Sunday, June 18, 2017

Ghost Teachers


What are "ghost teachers" and do they exist?

I mentioned before that in some States, public service employees, including teachers, are wildly over-paid.   Roger Ailes, before he went to the great muckracking newsroom in the sky, bought a local newspaper in "Upstate" New York, which his wife ran.   They took the ballsy move of publishing the salaries of all the teachers and employees in the local school system - during a discussion about raising property taxes in their town.   While a lot of people thought this was scandalous (although such salaries are indeed public record) many of the people in favor of raising their property taxes were chagrined to see that some public school teachers were making over $100,000 a year.   Administrators were making even more.   Hard to be enthusiastic about "underpaid school teachers" when in fact, the teacher is making a lot more than you are.   And we are not even addressing the cushy benefits, retirement plans, and three-month summer vacations.

But like clockwork, some lick-spittle from the teacher's union responds with, "Well, I'm a teacher and I can tell you that we are underpaid!"  But of course, that depends on your definition of "underpaid".  To some folks, making "only" $75,000 a years is underpaid.  And if both husband and wife teach, well, they are some of those 1%'ers you've been protesting against (particularly when you calculate the present value of their retirement plan, which if cashed in, would be well over a million bucks).

Somewhere along the way, public employees went from being the lowest paid to the highest paid, in many States and even the Federal Government.   The Patent Office is having a lot less trouble with turnover these days, as an Examiner's salary is about what a young associate makes these days - sometimes more.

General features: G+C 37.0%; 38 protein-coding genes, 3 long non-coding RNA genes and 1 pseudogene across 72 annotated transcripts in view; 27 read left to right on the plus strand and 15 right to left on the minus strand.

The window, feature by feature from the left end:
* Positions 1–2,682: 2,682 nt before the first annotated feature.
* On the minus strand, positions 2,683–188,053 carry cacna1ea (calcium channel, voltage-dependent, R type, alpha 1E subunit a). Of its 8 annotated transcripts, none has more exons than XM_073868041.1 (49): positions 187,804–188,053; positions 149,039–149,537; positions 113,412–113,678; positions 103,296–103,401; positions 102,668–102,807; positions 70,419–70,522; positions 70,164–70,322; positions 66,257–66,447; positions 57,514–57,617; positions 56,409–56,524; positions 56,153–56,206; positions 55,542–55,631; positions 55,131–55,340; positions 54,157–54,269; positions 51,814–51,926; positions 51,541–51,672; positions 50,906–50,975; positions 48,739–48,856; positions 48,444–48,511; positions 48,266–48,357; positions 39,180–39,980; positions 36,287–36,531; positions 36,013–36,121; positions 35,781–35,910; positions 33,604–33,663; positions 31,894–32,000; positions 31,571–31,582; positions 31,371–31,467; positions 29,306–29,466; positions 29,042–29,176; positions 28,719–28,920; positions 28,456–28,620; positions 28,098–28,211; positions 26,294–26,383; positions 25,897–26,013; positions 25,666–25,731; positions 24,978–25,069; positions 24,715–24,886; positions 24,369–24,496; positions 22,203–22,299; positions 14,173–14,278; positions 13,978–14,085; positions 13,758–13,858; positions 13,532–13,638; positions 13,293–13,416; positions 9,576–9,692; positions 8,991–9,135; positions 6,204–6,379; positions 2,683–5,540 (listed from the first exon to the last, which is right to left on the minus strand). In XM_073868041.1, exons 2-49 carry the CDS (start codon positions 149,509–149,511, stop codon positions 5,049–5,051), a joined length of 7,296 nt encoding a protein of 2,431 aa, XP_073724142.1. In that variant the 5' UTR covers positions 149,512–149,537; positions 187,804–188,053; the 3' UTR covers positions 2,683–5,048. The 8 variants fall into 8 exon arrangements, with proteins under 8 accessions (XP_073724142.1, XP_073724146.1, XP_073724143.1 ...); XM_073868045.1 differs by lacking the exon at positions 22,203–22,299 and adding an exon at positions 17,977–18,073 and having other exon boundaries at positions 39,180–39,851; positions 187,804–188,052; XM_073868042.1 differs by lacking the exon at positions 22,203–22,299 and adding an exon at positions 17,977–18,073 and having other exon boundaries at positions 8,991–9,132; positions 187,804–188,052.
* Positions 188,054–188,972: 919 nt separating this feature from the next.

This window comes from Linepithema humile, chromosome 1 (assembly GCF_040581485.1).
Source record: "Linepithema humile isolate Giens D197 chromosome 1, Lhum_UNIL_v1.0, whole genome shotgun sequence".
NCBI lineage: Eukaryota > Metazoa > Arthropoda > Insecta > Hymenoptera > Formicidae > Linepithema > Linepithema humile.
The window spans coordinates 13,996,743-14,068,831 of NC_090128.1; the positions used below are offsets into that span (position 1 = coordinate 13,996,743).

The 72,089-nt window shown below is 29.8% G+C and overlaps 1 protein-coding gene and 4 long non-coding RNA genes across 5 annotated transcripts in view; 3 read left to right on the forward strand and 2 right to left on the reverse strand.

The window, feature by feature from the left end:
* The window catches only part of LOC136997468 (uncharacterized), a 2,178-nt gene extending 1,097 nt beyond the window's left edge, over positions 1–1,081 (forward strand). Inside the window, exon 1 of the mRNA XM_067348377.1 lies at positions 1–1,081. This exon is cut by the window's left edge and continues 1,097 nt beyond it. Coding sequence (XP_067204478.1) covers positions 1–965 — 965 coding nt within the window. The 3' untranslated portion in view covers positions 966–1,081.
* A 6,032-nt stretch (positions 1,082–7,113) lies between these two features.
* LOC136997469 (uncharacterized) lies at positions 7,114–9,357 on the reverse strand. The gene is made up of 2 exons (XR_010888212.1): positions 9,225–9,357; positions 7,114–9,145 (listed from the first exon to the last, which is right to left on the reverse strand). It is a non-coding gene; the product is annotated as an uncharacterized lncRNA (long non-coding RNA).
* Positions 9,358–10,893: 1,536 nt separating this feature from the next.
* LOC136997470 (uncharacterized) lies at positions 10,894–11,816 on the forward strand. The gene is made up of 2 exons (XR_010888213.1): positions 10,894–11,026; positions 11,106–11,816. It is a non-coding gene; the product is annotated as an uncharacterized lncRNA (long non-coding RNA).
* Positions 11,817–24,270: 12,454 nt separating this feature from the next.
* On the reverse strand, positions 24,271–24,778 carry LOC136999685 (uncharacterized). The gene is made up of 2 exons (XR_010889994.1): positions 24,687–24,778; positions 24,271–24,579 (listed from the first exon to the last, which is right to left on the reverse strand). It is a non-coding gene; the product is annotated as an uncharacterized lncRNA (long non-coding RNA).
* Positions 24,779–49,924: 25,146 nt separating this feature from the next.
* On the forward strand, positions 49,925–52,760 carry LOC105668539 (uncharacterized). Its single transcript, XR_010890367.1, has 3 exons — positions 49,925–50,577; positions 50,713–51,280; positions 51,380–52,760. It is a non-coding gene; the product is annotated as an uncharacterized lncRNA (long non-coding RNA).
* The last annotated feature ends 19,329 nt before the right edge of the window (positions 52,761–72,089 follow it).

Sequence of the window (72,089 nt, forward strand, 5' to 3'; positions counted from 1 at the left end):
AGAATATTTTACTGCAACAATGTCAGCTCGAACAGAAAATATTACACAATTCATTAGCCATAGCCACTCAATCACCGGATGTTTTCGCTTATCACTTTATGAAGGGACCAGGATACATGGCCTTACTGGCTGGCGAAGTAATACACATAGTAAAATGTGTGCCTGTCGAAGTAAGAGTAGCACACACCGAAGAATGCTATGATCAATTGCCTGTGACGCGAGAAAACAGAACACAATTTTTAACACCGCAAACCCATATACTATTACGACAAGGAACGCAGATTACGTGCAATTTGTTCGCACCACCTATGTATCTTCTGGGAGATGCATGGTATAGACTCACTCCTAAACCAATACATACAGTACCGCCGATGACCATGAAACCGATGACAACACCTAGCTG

According to the teacher's union, the average teacher makes above the median household income in the United States, or about $58,000 a year.  That's nationwide average, from the lowest State to the highest.   This also averages in new hires with older near-retirees.   As you can see, making over a hundred grand isn't fantastic - it's in the cards.  The average in the highest pay State - New York - is over $77,000.  And please don't bore me about the high cost of living in New York City - the cost is far lower in Buffalo, but the pay is the same.  The lowest, South Dakota, averages about $42,000 a year, which in a low-cost-of-living State like that, is a pretty good paycheck.  It also illustrates that the spread between salaries in high-paying and low-paying States isn't that bad.   It also shows that the myth of the "underpaid school teacher" is just that - a myth.   No one is eating cat food on these salaries.  And for a dual-income household?  They are far above the national average and median!

And I am not making these numbers up - they are from the teacher's union, which has every motivation to under-report income.   And under-report they do, as they don't mention whether these same teachers have summer jobs (many do).   They also don't mention administrative salaries, for non-teaching positions in schools - guidance counselors, principals, school superintendents.   In Central New York, I knew a guidance counselor who told me he had "the easiest job in the world" and made $75K - while his wife hauled in a similar check as a Spanish teacher.  Principals and School superintendents can easily bring in six figures - as much as a quarter-million or more for the latter.